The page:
Being interested in maps in general, and specifically vector data, of course I had to take the new Google Maps for a spin. Vector data aside, what fascinated me most was the option to display photos of the current location in the bottom of the screen. Seeing actual photos is incredibly more useful than being shown 100 identical icons indicating that someone took a photo of something here.
Using this new show-photos-of-your-current-location feature, I panned to Saint Petersburg. There I laid eyes on the most beatiful ship I have seen in a long time, the Aurora!
There is even an arrow from the thumbnail pointing to the location on the map, of the thing you are looking at. As an academic sidenote, any real photograph depicts more than a single point on a map (unless you are infinitely close to the object when photographing it). Also I expect the, probably crowd-sourced points, to be off in some cases. But who cares! This is neo-geography, it’s all about value, not about precision.
Coming back to vector data, the new Google Maps has another feature I really like. The feature that is soo obvious, and it is strange that it has been missing for so long. That you can click on objects on the map, and get useful information about the thing you clicked on. Of course you can’t click on every single coordinate and get useful information. I’m guessing that places get a clickable icon if some credible web source has something interesting to say about it.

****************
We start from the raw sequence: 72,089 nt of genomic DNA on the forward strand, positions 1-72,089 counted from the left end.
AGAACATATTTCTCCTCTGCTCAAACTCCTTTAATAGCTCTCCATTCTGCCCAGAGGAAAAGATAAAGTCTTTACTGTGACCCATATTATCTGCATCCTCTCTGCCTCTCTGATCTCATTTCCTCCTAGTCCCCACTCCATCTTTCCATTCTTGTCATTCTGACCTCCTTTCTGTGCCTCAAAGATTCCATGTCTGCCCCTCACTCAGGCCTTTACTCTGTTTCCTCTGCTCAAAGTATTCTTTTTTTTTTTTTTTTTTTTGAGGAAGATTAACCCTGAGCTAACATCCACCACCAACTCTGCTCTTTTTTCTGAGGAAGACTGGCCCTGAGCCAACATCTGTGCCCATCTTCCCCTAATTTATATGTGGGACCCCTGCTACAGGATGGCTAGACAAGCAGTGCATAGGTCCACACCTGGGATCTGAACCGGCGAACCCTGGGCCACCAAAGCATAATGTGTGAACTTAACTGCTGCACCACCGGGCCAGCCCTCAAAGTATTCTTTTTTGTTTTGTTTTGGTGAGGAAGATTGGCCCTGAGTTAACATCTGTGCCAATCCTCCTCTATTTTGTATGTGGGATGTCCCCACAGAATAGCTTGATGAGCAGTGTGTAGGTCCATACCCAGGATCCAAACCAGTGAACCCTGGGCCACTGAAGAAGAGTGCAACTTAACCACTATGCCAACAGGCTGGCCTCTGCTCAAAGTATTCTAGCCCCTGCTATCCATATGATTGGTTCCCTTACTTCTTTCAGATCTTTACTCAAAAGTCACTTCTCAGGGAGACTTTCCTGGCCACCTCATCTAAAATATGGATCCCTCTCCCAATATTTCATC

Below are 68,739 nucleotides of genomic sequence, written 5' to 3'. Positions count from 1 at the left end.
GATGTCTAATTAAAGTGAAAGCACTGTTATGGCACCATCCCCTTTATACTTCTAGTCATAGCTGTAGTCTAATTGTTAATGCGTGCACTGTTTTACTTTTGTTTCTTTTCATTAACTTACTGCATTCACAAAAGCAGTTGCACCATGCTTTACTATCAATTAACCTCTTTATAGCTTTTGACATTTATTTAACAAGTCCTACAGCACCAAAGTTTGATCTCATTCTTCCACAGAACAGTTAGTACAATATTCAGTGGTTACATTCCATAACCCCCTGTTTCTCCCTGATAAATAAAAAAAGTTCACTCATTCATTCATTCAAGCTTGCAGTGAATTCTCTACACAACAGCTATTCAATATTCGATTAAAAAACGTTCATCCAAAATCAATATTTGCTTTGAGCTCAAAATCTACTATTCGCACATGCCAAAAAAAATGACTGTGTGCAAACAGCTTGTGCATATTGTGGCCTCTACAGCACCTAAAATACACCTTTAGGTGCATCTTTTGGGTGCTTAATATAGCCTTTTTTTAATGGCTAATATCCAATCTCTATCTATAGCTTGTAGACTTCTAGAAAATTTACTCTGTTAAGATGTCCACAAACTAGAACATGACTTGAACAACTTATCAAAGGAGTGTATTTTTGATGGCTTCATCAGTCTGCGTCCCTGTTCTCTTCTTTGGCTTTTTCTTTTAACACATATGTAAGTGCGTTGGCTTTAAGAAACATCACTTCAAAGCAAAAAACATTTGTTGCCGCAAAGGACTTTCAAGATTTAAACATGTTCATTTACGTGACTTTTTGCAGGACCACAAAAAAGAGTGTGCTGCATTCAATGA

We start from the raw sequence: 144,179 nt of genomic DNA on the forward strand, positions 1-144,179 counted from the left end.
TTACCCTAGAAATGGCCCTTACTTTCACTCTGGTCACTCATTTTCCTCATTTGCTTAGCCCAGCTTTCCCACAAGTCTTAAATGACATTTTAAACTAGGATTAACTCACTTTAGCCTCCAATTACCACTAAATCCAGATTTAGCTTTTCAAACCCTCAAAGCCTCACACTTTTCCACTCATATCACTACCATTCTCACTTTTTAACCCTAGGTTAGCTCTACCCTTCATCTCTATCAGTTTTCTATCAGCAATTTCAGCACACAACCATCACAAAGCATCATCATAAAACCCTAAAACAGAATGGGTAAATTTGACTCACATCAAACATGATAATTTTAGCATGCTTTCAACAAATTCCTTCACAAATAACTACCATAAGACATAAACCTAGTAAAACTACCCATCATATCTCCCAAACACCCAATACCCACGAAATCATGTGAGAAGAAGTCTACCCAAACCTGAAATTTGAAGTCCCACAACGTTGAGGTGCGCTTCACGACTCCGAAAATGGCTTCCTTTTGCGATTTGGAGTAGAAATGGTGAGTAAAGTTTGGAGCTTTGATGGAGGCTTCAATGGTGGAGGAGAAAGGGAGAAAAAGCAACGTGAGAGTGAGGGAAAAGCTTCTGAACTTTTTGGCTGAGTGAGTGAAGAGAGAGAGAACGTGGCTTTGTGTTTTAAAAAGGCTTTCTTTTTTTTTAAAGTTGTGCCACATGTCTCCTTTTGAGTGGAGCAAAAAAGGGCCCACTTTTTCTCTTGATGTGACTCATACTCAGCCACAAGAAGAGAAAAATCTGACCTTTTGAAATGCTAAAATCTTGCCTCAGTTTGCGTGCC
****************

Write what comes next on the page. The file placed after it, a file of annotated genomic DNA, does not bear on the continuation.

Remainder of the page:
Here is me clicking on stuff willy-nilly in Samarkand.
A negative comment is that I now have no idea (after trying for about 10 seconds, which is my budget for these types of things) of how to share a place that I’m looking at with a friend by getting a direct link that I can paste in an email. My immidiate feeling was that this quite useful feature had to wait in the dressing room, while the flashy new features were on stage. Hope it comes back in a form that is even more awesome than before (ok, getting a link to the current location is perhaps more useful than awesome to be honest).
To sum up my experience, I feel like a little boy again, flipping through the pages of my parents atlas. Wondering about all the magnificent places one can visit on Earth. Thanks for that, Google!